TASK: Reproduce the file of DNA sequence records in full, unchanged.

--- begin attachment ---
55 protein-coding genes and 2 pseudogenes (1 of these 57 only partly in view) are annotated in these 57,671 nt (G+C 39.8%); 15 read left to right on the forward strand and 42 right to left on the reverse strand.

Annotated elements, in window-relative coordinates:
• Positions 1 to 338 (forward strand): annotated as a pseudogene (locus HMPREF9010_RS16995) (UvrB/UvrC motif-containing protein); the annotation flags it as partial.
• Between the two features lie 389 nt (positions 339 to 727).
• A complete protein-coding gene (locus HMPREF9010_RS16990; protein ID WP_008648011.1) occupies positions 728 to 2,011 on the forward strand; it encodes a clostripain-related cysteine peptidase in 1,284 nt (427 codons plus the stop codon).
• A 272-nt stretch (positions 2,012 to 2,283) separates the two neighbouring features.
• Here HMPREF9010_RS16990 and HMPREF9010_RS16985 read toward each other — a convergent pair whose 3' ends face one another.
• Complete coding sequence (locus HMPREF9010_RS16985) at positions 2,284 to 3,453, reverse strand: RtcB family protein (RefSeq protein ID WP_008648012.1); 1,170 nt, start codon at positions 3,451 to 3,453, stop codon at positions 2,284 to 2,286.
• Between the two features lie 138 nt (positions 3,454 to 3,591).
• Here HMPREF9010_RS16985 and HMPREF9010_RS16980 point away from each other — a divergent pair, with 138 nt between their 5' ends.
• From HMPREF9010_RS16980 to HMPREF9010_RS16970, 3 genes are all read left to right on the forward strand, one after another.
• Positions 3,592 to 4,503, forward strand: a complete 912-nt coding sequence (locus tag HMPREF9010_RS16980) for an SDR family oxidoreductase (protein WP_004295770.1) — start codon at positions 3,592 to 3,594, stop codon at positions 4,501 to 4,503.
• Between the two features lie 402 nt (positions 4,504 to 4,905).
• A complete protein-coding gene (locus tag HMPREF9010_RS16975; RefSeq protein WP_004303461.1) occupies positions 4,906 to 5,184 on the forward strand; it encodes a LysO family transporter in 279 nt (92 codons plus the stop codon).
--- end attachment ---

55 protein-coding genes and 2 pseudogenes (1 of these 57 only partly in view) are annotated in these 57,671 nt (G+C 39.8%); 15 read left to right on the forward strand and 42 right to left on the reverse strand.

Annotated elements, in window-relative coordinates:
• Positions 1 to 338 (forward strand): annotated as a pseudogene (locus HMPREF9010_RS16995) (UvrB/UvrC motif-containing protein); the annotation flags it as partial.
• Between the two features lie 389 nt (positions 339 to 727).
• A complete protein-coding gene (locus HMPREF9010_RS16990; protein ID WP_008648011.1) occupies positions 728 to 2,011 on the forward strand; it encodes a clostripain-related cysteine peptidase in 1,284 nt (427 codons plus the stop codon).
• A 272-nt stretch (positions 2,012 to 2,283) separates the two neighbouring features.
• Here HMPREF9010_RS16990 and HMPREF9010_RS16985 read toward each other — a convergent pair whose 3' ends face one another.
• Complete coding sequence (locus HMPREF9010_RS16985) at positions 2,284 to 3,453, reverse strand: RtcB family protein (RefSeq protein ID WP_008648012.1); 1,170 nt, start codon at positions 3,451 to 3,453, stop codon at positions 2,284 to 2,286.
• Between the two features lie 138 nt (positions 3,454 to 3,591).
• Here HMPREF9010_RS16985 and HMPREF9010_RS16980 point away from each other — a divergent pair, with 138 nt between their 5' ends.
• From HMPREF9010_RS16980 to HMPREF9010_RS16970, 3 genes are all read left to right on the forward strand, one after another.
• Positions 3,592 to 4,503, forward strand: a complete 912-nt coding sequence (locus tag HMPREF9010_RS16980) for an SDR family oxidoreductase (protein WP_004295770.1) — start codon at positions 3,592 to 3,594, stop codon at positions 4,501 to 4,503.
• Between the two features lie 402 nt (positions 4,504 to 4,905).
• A complete protein-coding gene (locus tag HMPREF9010_RS16975; RefSeq protein WP_004303461.1) occupies positions 4,906 to 5,184 on the forward strand; it encodes a LysO family transporter in 279 nt (92 codons plus the stop codon).